type Query {
      user: User @isAuthenticated
    }
    

    If you have multiple levels of auth, you can simply specify that using the directive's parameter.

    type Query {
      user: User @isAuthenticated(level: USER)
    
      allUsers(first: Int, after: String): [User!] @isAuthenticated(level: ADMIN)
    }
    

    Marking sensitive data

    Marking certain data as sensitive so that it doesn't end up in our monitoring platforms is an important responsibility of a server. Directives are a great way to declare such fields.

    I've written a dedicated blog post for this topic. It covers the @sensitive directive. You can read it here -- How to avoid logging sensitive data in GraphQL?

    Stages of experimentation

    It's always exciting to try out new product features. But which parts of the GraphQL schema are stable and which parts are still for experimentation. To solve this problem, directives are very helpful.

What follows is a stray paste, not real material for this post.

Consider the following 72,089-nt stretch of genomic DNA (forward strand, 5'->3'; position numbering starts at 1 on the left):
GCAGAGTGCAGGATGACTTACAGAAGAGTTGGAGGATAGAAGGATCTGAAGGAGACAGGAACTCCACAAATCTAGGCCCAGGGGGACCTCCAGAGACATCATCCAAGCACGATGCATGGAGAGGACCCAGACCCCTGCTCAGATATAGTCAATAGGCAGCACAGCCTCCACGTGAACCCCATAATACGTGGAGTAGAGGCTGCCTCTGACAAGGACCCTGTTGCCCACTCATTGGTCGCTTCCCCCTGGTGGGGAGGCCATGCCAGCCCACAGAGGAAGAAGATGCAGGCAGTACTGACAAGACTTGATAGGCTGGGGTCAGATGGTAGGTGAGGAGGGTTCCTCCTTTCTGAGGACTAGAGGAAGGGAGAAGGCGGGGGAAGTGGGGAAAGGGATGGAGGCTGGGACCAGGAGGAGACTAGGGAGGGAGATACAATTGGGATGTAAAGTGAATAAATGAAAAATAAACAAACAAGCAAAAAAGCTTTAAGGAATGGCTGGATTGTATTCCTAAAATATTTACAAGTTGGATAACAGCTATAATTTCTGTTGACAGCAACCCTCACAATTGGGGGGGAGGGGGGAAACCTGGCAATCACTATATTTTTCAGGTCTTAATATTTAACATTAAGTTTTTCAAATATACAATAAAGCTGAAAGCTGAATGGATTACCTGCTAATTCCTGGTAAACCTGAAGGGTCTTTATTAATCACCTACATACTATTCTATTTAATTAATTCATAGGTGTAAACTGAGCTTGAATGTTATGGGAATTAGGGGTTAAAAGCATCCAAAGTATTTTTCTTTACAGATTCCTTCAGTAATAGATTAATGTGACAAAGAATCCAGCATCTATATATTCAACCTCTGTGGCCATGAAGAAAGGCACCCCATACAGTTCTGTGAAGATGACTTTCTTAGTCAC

I have a dedicated blog post about stages of stability for various fields of the schema. It discusses 3 directives -- @draft, @component, and @allowedFor, and how they work along with the concept of persisted queries.

    You can read it here -- GraphQL persisted queries and schema stability.

    Conclusion

    There are many other use-cases of directives that I've not covered. I hope this post gave you a good introduction to GraphQL directives and when to use them. For cases that can simply be solved with a field argument, directives are an over-kill, and makes your schema and execution pipeline unnecessarily complex. So it's good to understand where the directives are really useful and where the existing simplicity of GraphQL is beneficial.

    As always, if you have any doubts or comments or questions or fixes for this post, please feel free to tweet to me at @heisenbugger.